These days, seeing the new Woody Allen film is a little like spending some time with an old lover. Things just haven’t worked out. Those once-charming quirks and peccadillos have grown into irritating mannerisms, and while you can’t put your finger on what’s missing, it just seems like the magic is gone. You get the feeling that the two of you have nothing left in common. But when your ex makes unexpected overtures toward seduction (say, by announcing that his new film will be a musical comedy) you’re intrigued. Stumbling toward your rendezvous, you’re shot through with anticipation as well as the fear that you’ll only be let down once again — how do you get yourself into these things, anyway?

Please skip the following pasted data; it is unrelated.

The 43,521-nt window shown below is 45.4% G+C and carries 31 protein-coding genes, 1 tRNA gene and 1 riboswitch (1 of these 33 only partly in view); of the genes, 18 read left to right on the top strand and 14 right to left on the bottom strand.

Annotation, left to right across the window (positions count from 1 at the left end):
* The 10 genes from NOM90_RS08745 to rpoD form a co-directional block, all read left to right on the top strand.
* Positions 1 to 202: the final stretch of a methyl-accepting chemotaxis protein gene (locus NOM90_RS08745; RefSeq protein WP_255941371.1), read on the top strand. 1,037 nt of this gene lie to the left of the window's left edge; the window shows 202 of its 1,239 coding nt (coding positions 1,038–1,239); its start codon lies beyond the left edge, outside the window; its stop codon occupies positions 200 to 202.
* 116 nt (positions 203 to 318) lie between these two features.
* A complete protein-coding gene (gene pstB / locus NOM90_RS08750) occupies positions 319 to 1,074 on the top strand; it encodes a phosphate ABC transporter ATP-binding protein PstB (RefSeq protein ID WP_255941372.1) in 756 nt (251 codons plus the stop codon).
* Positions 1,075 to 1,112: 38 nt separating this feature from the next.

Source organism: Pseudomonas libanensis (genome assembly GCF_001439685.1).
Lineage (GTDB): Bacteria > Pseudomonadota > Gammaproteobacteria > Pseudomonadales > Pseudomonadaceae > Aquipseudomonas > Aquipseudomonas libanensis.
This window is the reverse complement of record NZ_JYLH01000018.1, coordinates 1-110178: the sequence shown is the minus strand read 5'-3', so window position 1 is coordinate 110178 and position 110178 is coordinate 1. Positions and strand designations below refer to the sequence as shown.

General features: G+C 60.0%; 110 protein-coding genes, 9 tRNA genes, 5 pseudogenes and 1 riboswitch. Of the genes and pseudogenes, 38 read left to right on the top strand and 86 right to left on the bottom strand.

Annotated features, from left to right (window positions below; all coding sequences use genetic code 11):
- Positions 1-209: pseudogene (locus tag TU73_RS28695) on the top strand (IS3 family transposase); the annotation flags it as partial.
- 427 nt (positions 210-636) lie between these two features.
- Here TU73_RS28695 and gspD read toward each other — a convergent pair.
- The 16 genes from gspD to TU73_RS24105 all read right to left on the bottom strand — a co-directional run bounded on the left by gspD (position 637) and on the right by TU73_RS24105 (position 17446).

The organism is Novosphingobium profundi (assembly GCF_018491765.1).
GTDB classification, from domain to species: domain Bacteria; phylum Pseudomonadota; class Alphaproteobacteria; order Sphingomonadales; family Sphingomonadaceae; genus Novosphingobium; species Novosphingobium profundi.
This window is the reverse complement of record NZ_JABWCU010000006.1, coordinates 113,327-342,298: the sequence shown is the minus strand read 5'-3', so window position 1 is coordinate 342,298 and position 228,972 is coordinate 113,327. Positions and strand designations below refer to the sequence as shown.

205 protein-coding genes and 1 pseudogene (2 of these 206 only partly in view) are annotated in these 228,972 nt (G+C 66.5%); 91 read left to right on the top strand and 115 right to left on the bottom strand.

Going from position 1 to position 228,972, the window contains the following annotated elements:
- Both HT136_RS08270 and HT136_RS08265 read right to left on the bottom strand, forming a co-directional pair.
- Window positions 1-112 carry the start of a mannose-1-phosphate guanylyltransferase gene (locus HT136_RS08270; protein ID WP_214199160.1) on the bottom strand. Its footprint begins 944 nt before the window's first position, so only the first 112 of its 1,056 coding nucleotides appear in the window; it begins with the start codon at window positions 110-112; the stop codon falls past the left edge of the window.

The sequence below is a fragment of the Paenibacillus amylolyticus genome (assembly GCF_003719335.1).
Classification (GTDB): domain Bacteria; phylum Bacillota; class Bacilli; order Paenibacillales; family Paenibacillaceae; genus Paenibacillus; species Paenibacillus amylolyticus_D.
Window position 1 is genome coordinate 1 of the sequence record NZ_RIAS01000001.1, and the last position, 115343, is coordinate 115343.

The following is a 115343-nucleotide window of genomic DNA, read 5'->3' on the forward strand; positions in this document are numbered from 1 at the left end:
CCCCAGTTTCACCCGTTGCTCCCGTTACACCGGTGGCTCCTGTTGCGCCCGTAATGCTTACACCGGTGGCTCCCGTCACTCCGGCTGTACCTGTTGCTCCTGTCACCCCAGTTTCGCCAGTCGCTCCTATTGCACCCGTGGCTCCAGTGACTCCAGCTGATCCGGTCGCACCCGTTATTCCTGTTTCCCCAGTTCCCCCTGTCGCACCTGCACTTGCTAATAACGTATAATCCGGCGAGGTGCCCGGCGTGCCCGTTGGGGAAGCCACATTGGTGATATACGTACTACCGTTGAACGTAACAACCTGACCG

How cynical can a musical be? Director Herbert Ross and screenwriter Dennis Potter did a neat job of distilling the British TV miniseries (also written by Potter, who died last year) into the length of a U.S. feature film. Steve Martin plays Arthur Parker, an unpleasant idealist who sells sheet music (or “songs,” as he puts it) during the American Depression. When Arthur falls in love with schoolteacher Eileen (Bernadette Peters), he abandons (then returns to) his wife, who is less accommodating sexually, but does have an inheritance that Arthur wants to exploit to open a record store. In glimpses into characters’ minds, the actors dance and lip-sync with canned recordings from the era to bizarre and ironic results, as when Vernel Bagneris mouths “Pennies From Heaven” in front of a photographic blow-up of Depression-era homeless. Later, Christopher Walken (yep) puts on a show-stopping version of “Let’s Misbehave.” “I want to live in a world where the songs come true,” Arthur tells Eileen (now Lulu), in a tableaux drawn from an Edward Hopper painting. “There must be someplace where them songs are for real.” Only in your dreams.